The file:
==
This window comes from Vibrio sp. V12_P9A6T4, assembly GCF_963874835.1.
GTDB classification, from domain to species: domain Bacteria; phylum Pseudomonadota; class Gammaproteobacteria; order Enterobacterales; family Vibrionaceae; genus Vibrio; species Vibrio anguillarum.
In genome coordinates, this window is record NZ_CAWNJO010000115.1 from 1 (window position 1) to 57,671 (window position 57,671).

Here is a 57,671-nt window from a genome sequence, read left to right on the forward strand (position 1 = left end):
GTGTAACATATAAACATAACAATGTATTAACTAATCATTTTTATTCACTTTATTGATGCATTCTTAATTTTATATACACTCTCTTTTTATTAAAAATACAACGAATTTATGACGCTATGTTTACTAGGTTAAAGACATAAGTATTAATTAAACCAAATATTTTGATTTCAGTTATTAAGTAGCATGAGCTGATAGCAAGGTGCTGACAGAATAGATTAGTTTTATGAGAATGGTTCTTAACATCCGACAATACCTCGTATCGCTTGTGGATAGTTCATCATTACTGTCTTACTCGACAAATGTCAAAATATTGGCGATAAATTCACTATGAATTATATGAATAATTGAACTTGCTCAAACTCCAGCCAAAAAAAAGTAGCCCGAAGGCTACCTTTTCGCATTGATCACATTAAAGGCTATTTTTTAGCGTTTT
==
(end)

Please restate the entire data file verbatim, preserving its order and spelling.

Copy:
This window comes from Vibrio sp. V12_P9A6T4, assembly GCF_963874835.1.
GTDB classification, from domain to species: domain Bacteria; phylum Pseudomonadota; class Gammaproteobacteria; order Enterobacterales; family Vibrionaceae; genus Vibrio; species Vibrio anguillarum.
In genome coordinates, this window is record NZ_CAWNJO010000115.1 from 1 (window position 1) to 57,671 (window position 57,671).

Here is a 57,671-nt window from a genome sequence, read left to right on the forward strand (position 1 = left end):
GTGTAACATATAAACATAACAATGTATTAACTAATCATTTTTATTCACTTTATTGATGCATTCTTAATTTTATATACACTCTCTTTTTATTAAAAATACAACGAATTTATGACGCTATGTTTACTAGGTTAAAGACATAAGTATTAATTAAACCAAATATTTTGATTTCAGTTATTAAGTAGCATGAGCTGATAGCAAGGTGCTGACAGAATAGATTAGTTTTATGAGAATGGTTCTTAACATCCGACAATACCTCGTATCGCTTGTGGATAGTTCATCATTACTGTCTTACTCGACAAATGTCAAAATATTGGCGATAAATTCACTATGAATTATATGAATAATTGAACTTGCTCAAACTCCAGCCAAAAAAAAGTAGCCCGAAGGCTACCTTTTCGCATTGATCACATTAAAGGCTATTTTTTAGCGTTTT